By applying a thought leadership approach, The Tax Institute also provided options for reform that are designed to address the issues identified in our submission. In Appendix B to the submission, we set out a series of potential reforms in relation to:

  • The meaning of a resident for tax purposes
  • When an individual commences being an Australian resident for tax purposes
  • When an individual ceases to be an Australian resident for tax purposes
  • The exercise of the Commissioner’s discretion in extraordinary circumstances
  • The application of double tax agreements.

Our aim was to put forward options for reforming the current tests for individual residency that addressed the principles raised by the Board and the concerns raised with us, while building upon on existing laws, principles and general practice. These changes would also ensure the fundamental principles of tax reform — efficiency, equity and simplicity — are met.

The secondary factor test should be designed so that the relevant factors can be easily verified, and the test is sufficiently flexible to account for the practical circumstances of modern life. We also support a weighting system, involving a weighting of facts and identifying whether an individuals’ personal and economic ties are closer to Australia or another country, rather than a less flexible ‘black and white’ ‘two out of four’ factor test.

Reinstating the former breadth of the foreign income exemption for Australians working overseas or on overseas service under s 23AG of the ITAA 1936 would significantly reduce the number of disputes and align the rules with the laws applying to corporate tax residency. Reverting to the previous exemption (prior compliance concerns could be addressed in its redrafting) would be little different to assessing the foreign income and providing a foreign tax credit but it would greatly reduce compliance costs on individual taxpayers.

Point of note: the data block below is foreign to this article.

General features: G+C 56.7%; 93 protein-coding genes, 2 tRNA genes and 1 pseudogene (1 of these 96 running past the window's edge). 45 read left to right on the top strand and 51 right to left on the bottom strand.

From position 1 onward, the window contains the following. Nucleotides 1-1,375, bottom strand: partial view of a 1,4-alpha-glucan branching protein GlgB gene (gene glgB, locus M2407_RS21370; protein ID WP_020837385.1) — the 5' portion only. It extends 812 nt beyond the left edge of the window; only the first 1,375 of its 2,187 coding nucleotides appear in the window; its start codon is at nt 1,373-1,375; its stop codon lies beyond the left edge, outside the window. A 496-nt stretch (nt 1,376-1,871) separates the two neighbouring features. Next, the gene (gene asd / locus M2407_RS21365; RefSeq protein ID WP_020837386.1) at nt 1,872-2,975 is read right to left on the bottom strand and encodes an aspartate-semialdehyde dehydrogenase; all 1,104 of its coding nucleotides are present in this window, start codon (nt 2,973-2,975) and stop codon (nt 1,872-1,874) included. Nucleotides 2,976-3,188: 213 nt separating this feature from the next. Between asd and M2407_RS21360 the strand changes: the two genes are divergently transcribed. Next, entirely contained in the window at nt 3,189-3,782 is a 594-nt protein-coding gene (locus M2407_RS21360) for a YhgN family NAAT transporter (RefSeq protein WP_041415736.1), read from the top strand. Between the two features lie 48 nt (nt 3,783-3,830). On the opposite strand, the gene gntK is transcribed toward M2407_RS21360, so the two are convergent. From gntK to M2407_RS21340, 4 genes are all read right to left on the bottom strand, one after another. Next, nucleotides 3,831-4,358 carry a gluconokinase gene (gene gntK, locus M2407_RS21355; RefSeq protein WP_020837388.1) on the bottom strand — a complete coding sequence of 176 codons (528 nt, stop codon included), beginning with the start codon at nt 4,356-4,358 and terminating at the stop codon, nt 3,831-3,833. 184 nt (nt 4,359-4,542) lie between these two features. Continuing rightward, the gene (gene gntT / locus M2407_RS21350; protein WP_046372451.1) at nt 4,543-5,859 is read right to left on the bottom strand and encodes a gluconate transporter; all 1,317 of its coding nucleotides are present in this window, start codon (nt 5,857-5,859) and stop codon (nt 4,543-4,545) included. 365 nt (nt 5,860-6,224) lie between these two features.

We would also support reducing the administrative and compliance burdens imposed by the individual residency rules through greater parity in the tax rates applicable to resident and non-resident individuals. By way of example, New Zealand applies the same tax rates to both resident and non-resident individuals. Consideration of more holistic reform options rather than simply dealing with a discreet area of ‘noise’ within the system would produce longer-term benefits. Changes to both the tax and transfer systems could be incorporated to make it more palatable to implement changes that achieve greater parity in the tax rates.

Further, our suggested reforms allow the Commissioner a limited discretion to determine whether an individual is an Australian resident in extraordinary and unforeseen circumstances such as border closures outside that person’s control. The current rules do not permit the Commissioner to make these types of determinations, resulting in some individuals being treated as foreign tax residents due to their protracted absence from Australia.

We look forward to continuing to work with the Government and our members to create a tax system for the benefit of the tax community as well as the broader community.

Read our full submission.

Further guidance and information

Further guidance and information is available from the ATO website.



1 In the 79-year period from 1930 to 2009, there were only 25 individual tax residency cases decided by the Administrative Appeals Tribunal and the courts. In the 10-year period from 2010 to 2020, there have been 56 individual tax residency cases.


DISCLAIMER: The material and opinions in this article should not be used or treated as professional advice and readers should rely on their own enquiries in making any decisions concerning their own interests.